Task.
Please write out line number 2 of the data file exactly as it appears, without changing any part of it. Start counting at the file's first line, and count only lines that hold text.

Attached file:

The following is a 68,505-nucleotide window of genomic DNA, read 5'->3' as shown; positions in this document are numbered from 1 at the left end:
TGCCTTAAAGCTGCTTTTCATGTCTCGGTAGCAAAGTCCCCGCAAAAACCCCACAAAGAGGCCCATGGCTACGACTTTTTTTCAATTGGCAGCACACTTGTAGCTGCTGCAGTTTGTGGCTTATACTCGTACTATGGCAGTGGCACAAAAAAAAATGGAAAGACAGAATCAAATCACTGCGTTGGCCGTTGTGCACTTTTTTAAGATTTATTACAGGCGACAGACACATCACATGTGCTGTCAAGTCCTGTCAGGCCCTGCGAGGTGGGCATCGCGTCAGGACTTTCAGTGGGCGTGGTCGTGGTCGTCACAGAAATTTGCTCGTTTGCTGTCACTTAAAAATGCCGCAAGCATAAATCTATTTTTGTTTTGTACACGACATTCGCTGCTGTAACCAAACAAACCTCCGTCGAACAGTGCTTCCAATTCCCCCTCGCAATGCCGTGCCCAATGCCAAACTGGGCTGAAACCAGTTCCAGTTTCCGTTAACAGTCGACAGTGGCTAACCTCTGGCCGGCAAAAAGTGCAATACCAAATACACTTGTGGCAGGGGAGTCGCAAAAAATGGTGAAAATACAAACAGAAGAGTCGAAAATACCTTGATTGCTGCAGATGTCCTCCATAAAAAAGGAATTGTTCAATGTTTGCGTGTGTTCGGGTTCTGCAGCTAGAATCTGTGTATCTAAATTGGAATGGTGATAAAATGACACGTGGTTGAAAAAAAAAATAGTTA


TGCCTTAAAGCTGCTTTTCATGTCTCGGTAGCAAAGTCCCCGCAAAAACCCCACAAAGAGGCCCATGGCTACGACTTTTTTTCAATTGGCAGCACACTTGTAGCTGCTGCAGTTTGTGGCTTATACTCGTACTATGGCAGTGGCACAAAAAAAAATGGAAAGACAGAATCAAATCACTGCGTTGGCCGTTGTGCACTTTTTTAAGATTTATTACAGGCGACAGACACATCACATGTGCTGTCAAGTCCTGTCAGGCCCTGCGAGGTGGGCATCGCGTCAGGACTTTCAGTGGGCGTGGTCGTGGTCGTCACAGAAATTTGCTCGTTTGCTGTCACTTAAAAATGCCGCAAGCATAAATCTATTTTTGTTTTGTACACGACATTCGCTGCTGTAACCAAACAAACCTCCGTCGAACAGTGCTTCCAATTCCCCCTCGCAATGCCGTGCCCAATGCCAAACTGGGCTGAAACCAGTTCCAGTTTCCGTTAACAGTCGACAGTGGCTAACCTCTGGCCGGCAAAAAGTGCAATACCAAATACACTTGTGGCAGGGGAGTCGCAAAAAATGGTGAAAATACAAACAGAAGAGTCGAAAATACCTTGATTGCTGCAGATGTCCTCCATAAAAAAGGAATTGTTCAATGTTTGCGTGTGTTCGGGTTCTGCAGCTAGAATCTGTGTATCTAAATTGGAATGGTGATAAAATGACACGTGGTTGAAAAAAAAAATAGTTA